At this point, can yet another alt-rock reunion excite? Seemingly everyone who broke up and can still get back together already have, and the shock of seeing the likes of the Pixies headline Coachella over a decade ago has long since past. The well of who can come back can seem to have been exhausted, with too many these days hardly necessary (insert your own snarky pick here).
But proving that wrong is the reunion of Midnight Oil, the Australian greats of the eighties that you forgot how much you wanted to see them now. Their reunion tour has been as vital and impressive as they ever were, coming to New York’s Webster Hall (QRO venue review) on Saturday & Sunday, May 13th & 14th.
In many ways, Midnight Oil were ahead of their time with their alternative rock start in the late seventies, but stuck together to reap huge success in the home country and abroad starting in the next decade. Known for their political edge from singer Peter Garrett, they challenged the conservatism of their era, breaking up early in this new millennium after giving Prime Minister (and friend of George W.) John Howard one more protest in their performance to close the 2000 Sydney Olympics. Indeed, Garrett went into politics full-time, serving as a Labour MP in the post-Howard government. There had been a few Australian one-off benefit performances, but only this year has the band embarked on their ‘Great Circle’ tour, including playing the U.S. for the first time in twenty years.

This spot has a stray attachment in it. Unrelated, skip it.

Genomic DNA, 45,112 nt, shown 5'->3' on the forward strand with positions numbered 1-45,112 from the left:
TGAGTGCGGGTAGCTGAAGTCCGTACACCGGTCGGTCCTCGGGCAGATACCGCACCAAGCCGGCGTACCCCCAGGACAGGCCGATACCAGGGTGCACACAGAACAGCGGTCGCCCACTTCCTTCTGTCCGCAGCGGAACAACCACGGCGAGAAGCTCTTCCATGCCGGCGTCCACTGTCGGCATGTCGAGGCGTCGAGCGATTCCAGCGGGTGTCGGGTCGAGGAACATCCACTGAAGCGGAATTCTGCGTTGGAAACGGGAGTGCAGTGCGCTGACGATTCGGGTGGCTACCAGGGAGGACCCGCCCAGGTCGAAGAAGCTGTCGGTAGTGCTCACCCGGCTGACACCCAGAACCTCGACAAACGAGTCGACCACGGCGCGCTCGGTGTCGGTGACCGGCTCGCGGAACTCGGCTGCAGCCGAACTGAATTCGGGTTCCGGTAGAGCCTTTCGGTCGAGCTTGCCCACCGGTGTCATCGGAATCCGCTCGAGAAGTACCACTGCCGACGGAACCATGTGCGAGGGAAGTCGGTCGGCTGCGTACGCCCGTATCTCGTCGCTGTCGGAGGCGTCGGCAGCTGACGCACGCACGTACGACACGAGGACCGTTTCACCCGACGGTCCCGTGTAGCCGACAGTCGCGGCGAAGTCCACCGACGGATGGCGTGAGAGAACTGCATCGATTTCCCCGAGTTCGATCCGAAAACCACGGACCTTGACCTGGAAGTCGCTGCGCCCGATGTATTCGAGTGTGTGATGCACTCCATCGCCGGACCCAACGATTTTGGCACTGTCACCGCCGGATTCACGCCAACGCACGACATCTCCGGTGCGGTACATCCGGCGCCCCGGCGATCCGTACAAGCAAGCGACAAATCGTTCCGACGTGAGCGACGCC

The set on Saturday night in New York began with a powerful “Sometimes” announcing their return, and it would not be the last from Diesel and Dust. That 1987 record got the lion’s share of the set list (including the following “Bullroarer”), followed by its 1990 follow-up Blue Sky Mining. Those two records were their biggest hits in America, so it was not surprising that so many from the pair were played on the Saturday night, NYC date of their reunion tour. However, the set list was almost entirely different on Sunday (save for singles), the band likely thinking that would be for the deeper fans – Garrett even mentioned that many people were going to both nights, and that many people had travelled far for these shows [QRO’s own photographer first caught the Boston show on Thursday, then travelled down to NYC for both nights at Webster].
The only songs that were played both nights were the big hit singles, and interestingly on this tour Midnight Oil has been holding them until the end of the evening, going into the encore. Word is that they practiced/relearned all of their songs, some hundred-plus, which has enabled them to stack each show with ‘rarities’, for most of the main set & the encores [QRO’s photographer had seen them many times back in the day in Britain & Ireland, but was still remarked after coming out of the photo pit, “I never thought I’d hear that song live…”]. In addition to “Sometimes” & “Bullroarer”, also from Diesel was “Arctic World” and a carrying “Wakaruna”, plus encore “Sell My Soul”; Blue Sky gave a dark, compelling “Bedlam Bridge”, pub-emotional “Stars of Warburton”, and an absolutely revelatory “Forgotten Years” in the encore. Other non-single highlights from the main set included a rollicking “Don’t Wanna Be the One” (the sole piece from 1981’s Place Without a Postcard), an active “Somebody’s Trying To Tell Me Something” (1982’s 10 9 8 7 6 5 4 3 2 1), huge cheers for a more acoustic, but even more moving, “My Country” (1993’s Earth and Sun and Moon), and the always appropriate “When Generals Talk” (1984’s Red Sails In the Sunset).